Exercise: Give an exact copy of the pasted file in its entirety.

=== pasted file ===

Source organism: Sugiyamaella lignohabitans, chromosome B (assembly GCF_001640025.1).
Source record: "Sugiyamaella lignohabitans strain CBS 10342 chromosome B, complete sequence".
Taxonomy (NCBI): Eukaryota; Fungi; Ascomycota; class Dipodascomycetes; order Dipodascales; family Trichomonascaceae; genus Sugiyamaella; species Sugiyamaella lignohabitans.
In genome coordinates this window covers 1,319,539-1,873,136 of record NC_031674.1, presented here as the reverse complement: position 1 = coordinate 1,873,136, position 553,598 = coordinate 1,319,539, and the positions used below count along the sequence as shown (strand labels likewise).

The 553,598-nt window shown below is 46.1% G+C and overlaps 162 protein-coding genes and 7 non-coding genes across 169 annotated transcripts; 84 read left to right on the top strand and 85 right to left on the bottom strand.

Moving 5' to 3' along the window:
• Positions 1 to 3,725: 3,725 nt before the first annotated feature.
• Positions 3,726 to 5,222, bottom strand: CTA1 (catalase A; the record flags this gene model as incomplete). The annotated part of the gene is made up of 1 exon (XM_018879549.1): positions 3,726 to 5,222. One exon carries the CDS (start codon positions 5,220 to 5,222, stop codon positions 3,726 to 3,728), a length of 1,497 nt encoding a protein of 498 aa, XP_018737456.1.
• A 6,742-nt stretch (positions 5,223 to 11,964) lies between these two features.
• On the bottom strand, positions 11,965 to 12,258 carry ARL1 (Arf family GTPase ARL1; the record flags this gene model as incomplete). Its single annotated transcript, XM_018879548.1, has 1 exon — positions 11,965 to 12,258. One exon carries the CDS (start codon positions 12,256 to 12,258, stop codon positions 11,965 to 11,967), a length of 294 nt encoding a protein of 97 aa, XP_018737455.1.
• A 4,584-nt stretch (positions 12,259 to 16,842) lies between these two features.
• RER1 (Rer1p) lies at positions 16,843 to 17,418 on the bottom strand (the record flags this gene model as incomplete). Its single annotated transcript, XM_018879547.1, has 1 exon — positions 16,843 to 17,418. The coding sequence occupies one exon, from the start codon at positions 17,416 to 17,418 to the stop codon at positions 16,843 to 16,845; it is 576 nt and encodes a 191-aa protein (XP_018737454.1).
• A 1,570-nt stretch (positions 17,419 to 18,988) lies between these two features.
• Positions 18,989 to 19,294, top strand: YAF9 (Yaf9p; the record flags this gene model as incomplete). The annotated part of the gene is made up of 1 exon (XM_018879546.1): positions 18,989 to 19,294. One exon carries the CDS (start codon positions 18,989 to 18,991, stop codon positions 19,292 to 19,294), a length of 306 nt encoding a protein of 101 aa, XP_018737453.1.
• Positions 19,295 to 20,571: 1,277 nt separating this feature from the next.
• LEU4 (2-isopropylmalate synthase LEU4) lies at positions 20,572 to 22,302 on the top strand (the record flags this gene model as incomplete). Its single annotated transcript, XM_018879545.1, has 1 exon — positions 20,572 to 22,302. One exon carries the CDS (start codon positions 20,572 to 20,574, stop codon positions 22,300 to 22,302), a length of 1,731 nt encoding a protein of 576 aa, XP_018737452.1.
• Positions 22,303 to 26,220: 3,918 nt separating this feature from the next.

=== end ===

Source organism: Sugiyamaella lignohabitans, chromosome B (assembly GCF_001640025.1).
Source record: "Sugiyamaella lignohabitans strain CBS 10342 chromosome B, complete sequence".
Taxonomy (NCBI): Eukaryota; Fungi; Ascomycota; class Dipodascomycetes; order Dipodascales; family Trichomonascaceae; genus Sugiyamaella; species Sugiyamaella lignohabitans.
In genome coordinates this window covers 1,319,539-1,873,136 of record NC_031674.1, presented here as the reverse complement: position 1 = coordinate 1,873,136, position 553,598 = coordinate 1,319,539, and the positions used below count along the sequence as shown (strand labels likewise).

The 553,598-nt window shown below is 46.1% G+C and overlaps 162 protein-coding genes and 7 non-coding genes across 169 annotated transcripts; 84 read left to right on the top strand and 85 right to left on the bottom strand.

Moving 5' to 3' along the window:
• Positions 1 to 3,725: 3,725 nt before the first annotated feature.
• Positions 3,726 to 5,222, bottom strand: CTA1 (catalase A; the record flags this gene model as incomplete). The annotated part of the gene is made up of 1 exon (XM_018879549.1): positions 3,726 to 5,222. One exon carries the CDS (start codon positions 5,220 to 5,222, stop codon positions 3,726 to 3,728), a length of 1,497 nt encoding a protein of 498 aa, XP_018737456.1.
• A 6,742-nt stretch (positions 5,223 to 11,964) lies between these two features.
• On the bottom strand, positions 11,965 to 12,258 carry ARL1 (Arf family GTPase ARL1; the record flags this gene model as incomplete). Its single annotated transcript, XM_018879548.1, has 1 exon — positions 11,965 to 12,258. One exon carries the CDS (start codon positions 12,256 to 12,258, stop codon positions 11,965 to 11,967), a length of 294 nt encoding a protein of 97 aa, XP_018737455.1.
• A 4,584-nt stretch (positions 12,259 to 16,842) lies between these two features.
• RER1 (Rer1p) lies at positions 16,843 to 17,418 on the bottom strand (the record flags this gene model as incomplete). Its single annotated transcript, XM_018879547.1, has 1 exon — positions 16,843 to 17,418. The coding sequence occupies one exon, from the start codon at positions 17,416 to 17,418 to the stop codon at positions 16,843 to 16,845; it is 576 nt and encodes a 191-aa protein (XP_018737454.1).
• A 1,570-nt stretch (positions 17,419 to 18,988) lies between these two features.
• Positions 18,989 to 19,294, top strand: YAF9 (Yaf9p; the record flags this gene model as incomplete). The annotated part of the gene is made up of 1 exon (XM_018879546.1): positions 18,989 to 19,294. One exon carries the CDS (start codon positions 18,989 to 18,991, stop codon positions 19,292 to 19,294), a length of 306 nt encoding a protein of 101 aa, XP_018737453.1.
• Positions 19,295 to 20,571: 1,277 nt separating this feature from the next.
• LEU4 (2-isopropylmalate synthase LEU4) lies at positions 20,572 to 22,302 on the top strand (the record flags this gene model as incomplete). Its single annotated transcript, XM_018879545.1, has 1 exon — positions 20,572 to 22,302. One exon carries the CDS (start codon positions 20,572 to 20,574, stop codon positions 22,300 to 22,302), a length of 1,731 nt encoding a protein of 576 aa, XP_018737452.1.
• Positions 22,303 to 26,220: 3,918 nt separating this feature from the next.